Some ethical breeders feel that they do not need to justify their pricing to potential buyers--or, they simply don't want to.
This is ok, and understandable.
However, I do not feel this way. I am proud to explain to families why they should pay more for one of my puppies. I am excited to tell them how much time and money I invest in to my program to create wonderful family pets. Again, this is just me. Please be careful about quickly judging another ethical breeder that is not so excited to lay out a price analysis for you.
Please do not ask your breeder for a detailed expense report. I am simply asking you to look into what is going into the purchase price of your puppy. This is an area where you need to go with a gut feeling. Examine the current market--ultimately, the market will drive prices up or down. Decide what you are willing to pay, and find a breeder that you can afford to deal with.
Keep in mind that if you are paying more, you should be able to see proof of elevated levels of quality in a program. Health testing, socialization, etc.
Some ethical breeders are going to be very offended by the question, "Why do your puppies cost $XXXX?
Ethical breeders with sustainable programs are tired of being dogged on (pun intended) for turning a profit.
It is difficult to give you guidelines for this area in terms of identifying a Backyard Breeder based solely on questions regarding price. If you have gone through this checklist and, so far, your breeder "checks out," then you are probably more than comfortable with paying what they are asking. Again, you need to go with a gut feeling here.
Be tactful and respectful if you approach this subject with any breeder, and be prepared for a little bit of backlash. Some of the best of the best in ethical breeders are absolutely not going to discuss price with you. Just one more reminder: you need to go with a gut feeling.
13. What are their pick-up policies, or shipping and delivery processes?
This is another touchy subject with many breeders. Personally, we do not allow visitors to our home. However, we do puppy-picks and pick-ups on our property, in a designated area away from the home.
Beware of breeders that insist on shipping your puppy.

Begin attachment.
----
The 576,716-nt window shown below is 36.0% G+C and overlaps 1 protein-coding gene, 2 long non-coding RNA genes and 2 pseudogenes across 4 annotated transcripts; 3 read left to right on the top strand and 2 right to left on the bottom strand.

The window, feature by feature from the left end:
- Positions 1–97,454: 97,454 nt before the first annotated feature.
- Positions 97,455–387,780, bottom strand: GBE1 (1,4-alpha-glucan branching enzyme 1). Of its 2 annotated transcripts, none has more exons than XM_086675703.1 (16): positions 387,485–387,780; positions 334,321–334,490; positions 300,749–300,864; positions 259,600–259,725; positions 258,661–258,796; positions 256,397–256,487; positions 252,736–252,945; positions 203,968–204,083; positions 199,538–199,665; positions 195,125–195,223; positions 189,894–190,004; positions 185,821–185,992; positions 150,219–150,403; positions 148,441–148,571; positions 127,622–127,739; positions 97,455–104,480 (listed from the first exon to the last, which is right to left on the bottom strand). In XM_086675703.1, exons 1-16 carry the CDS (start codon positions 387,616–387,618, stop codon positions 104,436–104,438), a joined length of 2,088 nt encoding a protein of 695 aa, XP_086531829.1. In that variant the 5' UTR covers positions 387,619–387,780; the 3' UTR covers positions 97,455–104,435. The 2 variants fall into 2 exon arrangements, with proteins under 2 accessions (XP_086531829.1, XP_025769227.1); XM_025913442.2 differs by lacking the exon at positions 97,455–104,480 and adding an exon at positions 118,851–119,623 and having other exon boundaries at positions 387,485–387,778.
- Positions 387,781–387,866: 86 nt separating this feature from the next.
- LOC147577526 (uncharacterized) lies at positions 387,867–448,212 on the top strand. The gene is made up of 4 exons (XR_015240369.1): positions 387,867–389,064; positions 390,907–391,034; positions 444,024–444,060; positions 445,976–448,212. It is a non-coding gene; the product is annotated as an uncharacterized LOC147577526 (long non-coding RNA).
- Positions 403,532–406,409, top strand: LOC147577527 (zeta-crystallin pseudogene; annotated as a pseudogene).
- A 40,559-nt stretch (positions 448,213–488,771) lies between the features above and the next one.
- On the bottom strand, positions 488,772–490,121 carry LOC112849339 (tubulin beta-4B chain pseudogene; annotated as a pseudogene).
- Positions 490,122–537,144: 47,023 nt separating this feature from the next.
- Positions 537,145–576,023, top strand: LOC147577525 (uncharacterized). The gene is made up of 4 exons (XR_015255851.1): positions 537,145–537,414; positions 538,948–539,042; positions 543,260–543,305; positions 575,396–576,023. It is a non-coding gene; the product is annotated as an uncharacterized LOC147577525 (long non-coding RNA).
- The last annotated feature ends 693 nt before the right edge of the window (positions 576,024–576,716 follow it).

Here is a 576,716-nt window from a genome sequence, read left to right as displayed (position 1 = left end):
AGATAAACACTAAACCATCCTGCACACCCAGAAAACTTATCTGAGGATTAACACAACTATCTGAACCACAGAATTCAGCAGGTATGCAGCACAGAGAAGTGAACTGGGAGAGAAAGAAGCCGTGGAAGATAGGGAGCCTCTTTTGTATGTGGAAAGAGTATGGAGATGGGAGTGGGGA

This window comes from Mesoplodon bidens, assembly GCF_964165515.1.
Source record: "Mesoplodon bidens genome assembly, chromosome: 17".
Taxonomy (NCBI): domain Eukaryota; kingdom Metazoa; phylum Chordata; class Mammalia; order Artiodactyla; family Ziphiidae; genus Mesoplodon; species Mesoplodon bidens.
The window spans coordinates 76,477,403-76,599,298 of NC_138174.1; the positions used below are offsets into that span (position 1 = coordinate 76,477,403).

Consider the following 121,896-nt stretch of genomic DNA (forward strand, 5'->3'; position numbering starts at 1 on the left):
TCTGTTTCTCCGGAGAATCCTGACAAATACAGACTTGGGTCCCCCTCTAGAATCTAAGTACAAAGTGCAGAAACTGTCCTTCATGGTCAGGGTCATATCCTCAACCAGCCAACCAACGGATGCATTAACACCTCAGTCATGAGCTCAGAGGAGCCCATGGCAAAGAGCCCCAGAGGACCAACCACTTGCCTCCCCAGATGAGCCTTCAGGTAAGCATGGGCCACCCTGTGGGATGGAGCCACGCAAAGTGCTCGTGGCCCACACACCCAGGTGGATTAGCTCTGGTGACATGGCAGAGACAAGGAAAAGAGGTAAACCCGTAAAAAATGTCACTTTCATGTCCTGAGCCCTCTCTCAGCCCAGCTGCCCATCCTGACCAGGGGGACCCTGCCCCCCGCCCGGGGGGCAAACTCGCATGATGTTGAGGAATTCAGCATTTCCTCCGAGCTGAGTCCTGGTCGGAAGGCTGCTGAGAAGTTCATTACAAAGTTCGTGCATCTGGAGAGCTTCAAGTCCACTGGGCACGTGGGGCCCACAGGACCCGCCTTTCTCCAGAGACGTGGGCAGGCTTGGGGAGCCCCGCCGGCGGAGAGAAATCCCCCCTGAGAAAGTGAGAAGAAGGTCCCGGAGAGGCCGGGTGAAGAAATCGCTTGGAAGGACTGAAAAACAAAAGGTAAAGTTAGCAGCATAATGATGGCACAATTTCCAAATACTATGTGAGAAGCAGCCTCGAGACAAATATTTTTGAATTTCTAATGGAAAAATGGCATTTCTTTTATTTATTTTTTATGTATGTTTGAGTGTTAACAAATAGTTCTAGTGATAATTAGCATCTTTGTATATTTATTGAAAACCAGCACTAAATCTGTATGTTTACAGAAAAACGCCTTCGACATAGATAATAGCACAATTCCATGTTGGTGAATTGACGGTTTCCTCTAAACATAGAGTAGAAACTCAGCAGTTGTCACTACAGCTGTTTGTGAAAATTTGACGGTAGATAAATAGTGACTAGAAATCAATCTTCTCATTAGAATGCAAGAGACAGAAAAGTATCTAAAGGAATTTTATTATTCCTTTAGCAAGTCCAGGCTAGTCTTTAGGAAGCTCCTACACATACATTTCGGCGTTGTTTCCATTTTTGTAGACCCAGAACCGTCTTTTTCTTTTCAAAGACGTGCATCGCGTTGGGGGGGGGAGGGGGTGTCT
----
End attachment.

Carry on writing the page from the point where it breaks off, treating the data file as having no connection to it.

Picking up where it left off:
This area gets tricky because I would certainly sympathize with an ethical breeder that does not want strangers entering their home, even to pick up their new puppies. You need to go with your gut feeling in this area.
A common scam right now is for a "seller" to first lure a buyer into sending them a non-refundable deposit to reserve a puppy (remember this puppy doesn't actually exist). Then when it comes time to deliver the puppy, the "seller" asks for a shipping fee to deliver the puppy to your doorstep. Can you guess what happens? Any variety of a tragic chain of events will suffice. The puppy was lost, has gotten sick, has passed away, etc. There is no puppy, and the buyer has lost a ton of money to a scammer.
14. What kind of Lifetime Support do they offer?
An ethical breeder truly wishes for you to have lifelong success with your new puppy. Breeders with larger operations simply cannot provide the individualized support that breeders with smaller programs can. However, they will provide valuable resources for you so that you receive the lifelong support you need. These will include medical and health resources and training resources. For example: If we can't answer your questions ourselves, we direct our families' training questions to Baxter and Bella.
ANY breeder, large or small, should be willing to answer your basic questions about your puppy.
If you ask a question that requires a more in depth answer, your breeder, at minimum, needs to be able to direct you to an appropriate resource. I truly want my families to ask me their questions before they ask Facebook or Google. And if I don't have an answer, I will say so and provide an appropriate resource. Ask your breeder what kind of lifelong support they are going to offer you so that you have expectations up front. Ask your breeder's references if they uphold this standard of support.
Here are some more key points I want to touch on for those that want more in depth information on some of the corrupt individuals and businesses that we are all up against
The dangers of "rescuing" puppies from mills and backyard breeders
If you give any amount of money to a Puppy Mill or Backyard Breeder, you are keeping them in business.
You are purchasing that puppy or dog. While you may be rescuing that animal from a disgusting, abusive situation, you are keeping that operation in business.
If you come across an abusive situation, do not purchase the puppy or dog for any amount of money. Report the individual to the appropriate law enforcement agency. Break the cycle. Stop purchasing these animals because you feel sorry for them.
The only way to choke out Puppy Mills and Backyard Breeders and to put them out of business permanently is to: